Wednesday, 21 March 2018

Season Closing Weekend – Part 2 – The River Wye


   For Day two I was joined by a close friend, Nick, as we revisited the scene of his first ever barbel.  The Wye is by far my favourite river and I never cease to be amazed by how beautiful it looks even in the worst conditions.  Even fishing my ‘regular’ beats the colours change so vibrantly with the weather and seasons that no trip is ever quite the same.

Day 2 - The River Wye.
   Heavy rain on Friday afternoon and through the night meant the river was going to be up-up-up, so we headed to a floodwater beat that I had confidence in.  Alas, the river was even higher than expected, so much so that there were only two fishable pegs and these were already occupied on our arrival. 

   A quick chat with the incumbant anglers over a brew revealed they had traveled from Essex and Rochester respectively and had fished for two days without a bite.  With this in mind we really didn’t begrudge them the pegs and after giving them a little background to the beat and possible approaches, we wished them luck and went to explore the bank for alternatives. 


Goodrich Castle - overlooks the Wye at Bishopswood.

   Having walked the beat, we were able to confirm assertions that there really weren’t any other pegs on the day ticket water safe to fish.  Fortunately, this particular stretch has some private ‘members only’ water and with a little negotiation with one of the local members, we were kindly allowed to fish here given that it was the closing weekend and the day tickets couldn’t otherwise be used.


   The pegs looked like they should hold fish, with plenty of cover up and downstream and I felt a renewed confidence.  An early visit from a typically good omen, Mr.Robin, further boosted morale and a few leftover maggots from the previous day were duly sacrificed.  I like to think his cheerful chirping was Robin for ‘thank you’, but looking back I wonder if it was a more sagely dispensed wisdom of ‘you’ll catch nowt in this weather you daft sod’.  And so it went.  A few hours on and confidence had waned. 


Wildlife spot of the day - always cheery company on a cold day.
   Nick meanwhile had taken the decision to go roving and was duly rewarded for his impetus.  Not twenty minutes passed from when I lost sight of him before I heard the hallowed shout of ‘fish on!’  A few minutes later and he’d slipped the net under a pristine barbel, a sight I’d all but given up on before the season’s end.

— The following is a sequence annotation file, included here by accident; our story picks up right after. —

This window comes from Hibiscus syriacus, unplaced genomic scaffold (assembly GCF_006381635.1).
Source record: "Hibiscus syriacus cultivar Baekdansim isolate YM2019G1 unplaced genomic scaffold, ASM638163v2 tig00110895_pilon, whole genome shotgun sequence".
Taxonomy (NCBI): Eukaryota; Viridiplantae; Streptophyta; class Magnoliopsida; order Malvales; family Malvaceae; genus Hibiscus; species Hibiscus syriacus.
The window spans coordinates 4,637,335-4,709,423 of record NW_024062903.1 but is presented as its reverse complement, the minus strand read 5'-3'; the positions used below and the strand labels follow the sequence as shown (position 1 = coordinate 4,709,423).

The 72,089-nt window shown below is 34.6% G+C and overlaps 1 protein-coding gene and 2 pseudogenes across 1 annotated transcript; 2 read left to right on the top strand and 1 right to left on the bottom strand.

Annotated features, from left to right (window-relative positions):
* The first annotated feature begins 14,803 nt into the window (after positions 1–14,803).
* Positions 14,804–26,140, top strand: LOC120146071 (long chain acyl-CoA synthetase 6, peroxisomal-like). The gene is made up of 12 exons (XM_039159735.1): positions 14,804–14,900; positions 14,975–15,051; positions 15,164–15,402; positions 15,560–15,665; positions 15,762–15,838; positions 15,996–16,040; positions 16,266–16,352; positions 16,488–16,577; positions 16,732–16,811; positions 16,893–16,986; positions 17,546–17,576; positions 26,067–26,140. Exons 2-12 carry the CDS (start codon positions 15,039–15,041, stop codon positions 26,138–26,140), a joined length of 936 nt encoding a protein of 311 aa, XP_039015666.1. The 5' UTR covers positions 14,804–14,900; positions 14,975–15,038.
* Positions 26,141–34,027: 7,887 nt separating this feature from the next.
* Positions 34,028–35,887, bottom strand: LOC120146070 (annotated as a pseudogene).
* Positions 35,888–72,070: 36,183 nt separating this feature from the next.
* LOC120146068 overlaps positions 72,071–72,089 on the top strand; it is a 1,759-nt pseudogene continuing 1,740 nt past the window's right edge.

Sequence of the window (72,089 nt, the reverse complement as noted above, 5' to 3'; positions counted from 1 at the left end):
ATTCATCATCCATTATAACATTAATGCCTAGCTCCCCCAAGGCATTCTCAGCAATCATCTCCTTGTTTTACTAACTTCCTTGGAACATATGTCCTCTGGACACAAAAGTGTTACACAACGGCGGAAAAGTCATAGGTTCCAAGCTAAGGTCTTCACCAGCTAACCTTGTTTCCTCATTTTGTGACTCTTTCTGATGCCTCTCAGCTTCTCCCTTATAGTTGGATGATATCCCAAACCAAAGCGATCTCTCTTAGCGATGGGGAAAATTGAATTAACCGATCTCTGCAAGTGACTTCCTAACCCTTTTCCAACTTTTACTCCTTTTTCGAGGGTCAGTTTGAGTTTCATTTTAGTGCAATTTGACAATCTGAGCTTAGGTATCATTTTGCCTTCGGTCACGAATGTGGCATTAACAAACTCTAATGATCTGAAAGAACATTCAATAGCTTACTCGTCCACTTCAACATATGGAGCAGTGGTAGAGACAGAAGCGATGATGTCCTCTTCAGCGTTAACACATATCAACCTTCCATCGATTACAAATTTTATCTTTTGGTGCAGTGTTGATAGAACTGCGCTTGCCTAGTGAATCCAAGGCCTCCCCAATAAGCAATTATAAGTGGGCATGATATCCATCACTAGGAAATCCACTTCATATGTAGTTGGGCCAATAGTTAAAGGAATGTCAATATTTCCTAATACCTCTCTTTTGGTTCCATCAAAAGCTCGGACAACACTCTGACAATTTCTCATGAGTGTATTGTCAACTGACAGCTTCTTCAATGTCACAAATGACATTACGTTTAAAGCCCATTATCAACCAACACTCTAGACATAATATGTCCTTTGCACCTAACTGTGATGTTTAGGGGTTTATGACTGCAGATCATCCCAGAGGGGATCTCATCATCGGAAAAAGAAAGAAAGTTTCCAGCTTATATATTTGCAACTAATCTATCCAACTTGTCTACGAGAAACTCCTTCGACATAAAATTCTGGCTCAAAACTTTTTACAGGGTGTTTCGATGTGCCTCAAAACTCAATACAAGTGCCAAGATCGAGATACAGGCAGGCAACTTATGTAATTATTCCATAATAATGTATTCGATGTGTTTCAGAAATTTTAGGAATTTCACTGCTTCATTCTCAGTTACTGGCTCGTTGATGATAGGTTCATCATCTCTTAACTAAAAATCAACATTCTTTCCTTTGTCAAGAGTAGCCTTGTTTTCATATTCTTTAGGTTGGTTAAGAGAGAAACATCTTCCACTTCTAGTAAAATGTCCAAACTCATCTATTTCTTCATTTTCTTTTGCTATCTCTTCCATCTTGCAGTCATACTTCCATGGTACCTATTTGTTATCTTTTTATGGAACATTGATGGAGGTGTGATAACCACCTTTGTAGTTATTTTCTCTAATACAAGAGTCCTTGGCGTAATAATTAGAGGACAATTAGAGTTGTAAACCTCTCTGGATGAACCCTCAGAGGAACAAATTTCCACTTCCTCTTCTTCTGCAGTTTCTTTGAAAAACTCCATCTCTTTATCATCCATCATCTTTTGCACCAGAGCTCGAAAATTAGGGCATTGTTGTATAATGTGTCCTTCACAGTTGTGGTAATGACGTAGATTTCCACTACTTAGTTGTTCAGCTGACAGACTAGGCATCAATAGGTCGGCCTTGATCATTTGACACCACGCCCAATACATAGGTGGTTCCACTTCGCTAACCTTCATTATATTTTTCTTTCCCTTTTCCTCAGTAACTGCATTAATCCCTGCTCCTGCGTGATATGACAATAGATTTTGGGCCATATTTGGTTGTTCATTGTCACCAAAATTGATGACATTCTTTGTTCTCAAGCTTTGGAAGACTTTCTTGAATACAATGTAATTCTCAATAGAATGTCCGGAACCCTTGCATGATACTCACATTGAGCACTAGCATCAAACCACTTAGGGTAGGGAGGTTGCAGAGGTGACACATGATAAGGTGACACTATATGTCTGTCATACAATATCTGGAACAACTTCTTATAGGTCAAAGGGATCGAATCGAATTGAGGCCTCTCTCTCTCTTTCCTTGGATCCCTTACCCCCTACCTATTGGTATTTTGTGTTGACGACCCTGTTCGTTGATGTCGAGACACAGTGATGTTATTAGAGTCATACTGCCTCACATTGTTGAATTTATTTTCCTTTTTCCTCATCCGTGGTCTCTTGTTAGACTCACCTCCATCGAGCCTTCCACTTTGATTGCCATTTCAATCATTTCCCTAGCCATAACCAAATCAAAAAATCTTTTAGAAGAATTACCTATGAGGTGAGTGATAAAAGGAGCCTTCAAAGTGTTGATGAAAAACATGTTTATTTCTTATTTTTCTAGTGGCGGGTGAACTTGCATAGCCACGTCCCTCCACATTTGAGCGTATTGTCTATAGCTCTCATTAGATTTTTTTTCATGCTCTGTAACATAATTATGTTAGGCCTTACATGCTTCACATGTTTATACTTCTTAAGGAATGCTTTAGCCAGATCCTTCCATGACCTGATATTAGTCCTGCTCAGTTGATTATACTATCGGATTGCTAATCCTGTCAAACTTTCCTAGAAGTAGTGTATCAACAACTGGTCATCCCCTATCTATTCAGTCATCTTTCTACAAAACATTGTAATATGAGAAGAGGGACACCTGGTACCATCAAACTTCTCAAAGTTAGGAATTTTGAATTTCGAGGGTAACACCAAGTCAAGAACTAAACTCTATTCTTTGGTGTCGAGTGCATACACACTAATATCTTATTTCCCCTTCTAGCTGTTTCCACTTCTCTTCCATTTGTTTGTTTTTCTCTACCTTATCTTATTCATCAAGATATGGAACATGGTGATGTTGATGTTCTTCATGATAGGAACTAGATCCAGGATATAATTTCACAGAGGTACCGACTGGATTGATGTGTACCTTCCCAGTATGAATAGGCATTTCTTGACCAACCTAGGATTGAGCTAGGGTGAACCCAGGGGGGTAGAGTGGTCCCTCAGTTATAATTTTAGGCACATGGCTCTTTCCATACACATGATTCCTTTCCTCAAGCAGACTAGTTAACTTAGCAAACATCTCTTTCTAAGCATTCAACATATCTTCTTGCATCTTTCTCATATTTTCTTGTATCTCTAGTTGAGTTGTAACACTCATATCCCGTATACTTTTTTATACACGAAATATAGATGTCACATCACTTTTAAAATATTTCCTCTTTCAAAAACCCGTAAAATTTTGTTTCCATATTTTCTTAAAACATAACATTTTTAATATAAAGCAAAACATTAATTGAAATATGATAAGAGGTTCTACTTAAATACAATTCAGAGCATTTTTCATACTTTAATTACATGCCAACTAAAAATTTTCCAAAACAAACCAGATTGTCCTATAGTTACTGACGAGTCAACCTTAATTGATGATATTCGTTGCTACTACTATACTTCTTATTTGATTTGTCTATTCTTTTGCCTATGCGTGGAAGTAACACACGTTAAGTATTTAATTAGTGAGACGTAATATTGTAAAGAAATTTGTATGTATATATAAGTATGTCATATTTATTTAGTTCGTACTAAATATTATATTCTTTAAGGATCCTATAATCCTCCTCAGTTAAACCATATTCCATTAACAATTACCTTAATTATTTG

Nick with barbel #1, 6lb 4oz
   Over the celebratory cup of tea which was almost as welcome as the barbel, we strategized over the rest of the afternoon.  Nick gave the same peg another half hour whilst I packed most of our gear into the car.  Now all the nimbler for dispensing with chairs, brollies and countless ‘options’, we spent the rest of the afternoon tackling some of the ‘inaccessible’ pegs with the help of a well anchored rope.

   Only a few minutes passed following a speculative cast on the first and trickiest swim, before Nick’s rod gave that familiar two-foot twitch.  Had it been a chub, he'd have been in trouble, powerless from his bank-top position to stop the fish nose-diving into the overhanging trees and undergrowth on either side.  However, this was clearly no chub and it duly obliged, heading out into the flow away from the snags.  Meanwhile, yours truly anchored the rope and made my way precariously down the ‘slip-and-slide-to-impending-doom’ just in time to net his second barbel of the day.
Barbel #2, 4lb 2oz - and the perilous descent.
Always anchor ropes firmly and use bracken for grip. 
   The following and final hour remained fishless before we had to call it a day, making a point of calling in en-route to visit the other anglers that had traveled from further afield.  They, along with myself and the kindly local member had blanked again.  The feeling was that the cold-blooded barbel simply didn’t have the energy to venture out in search for food and were holed up waiting for water temperatures to rise.  They were fishing the same beat tomorrow and passing on our feedback of Nick's success, they were going to adopt a roving approach for their final day, as would I on the Severn.

   Kudos has to go to Nick on this occasion, having made the effort to go and find the fish and reaping the reward of a couple of late season barbel.  It can be easy to let confidence drop and retreat behind a brolly when the weather draws in, but Nick proved that luck is what you make of it and sometimes that little extra effort to force a change can pay dividends.

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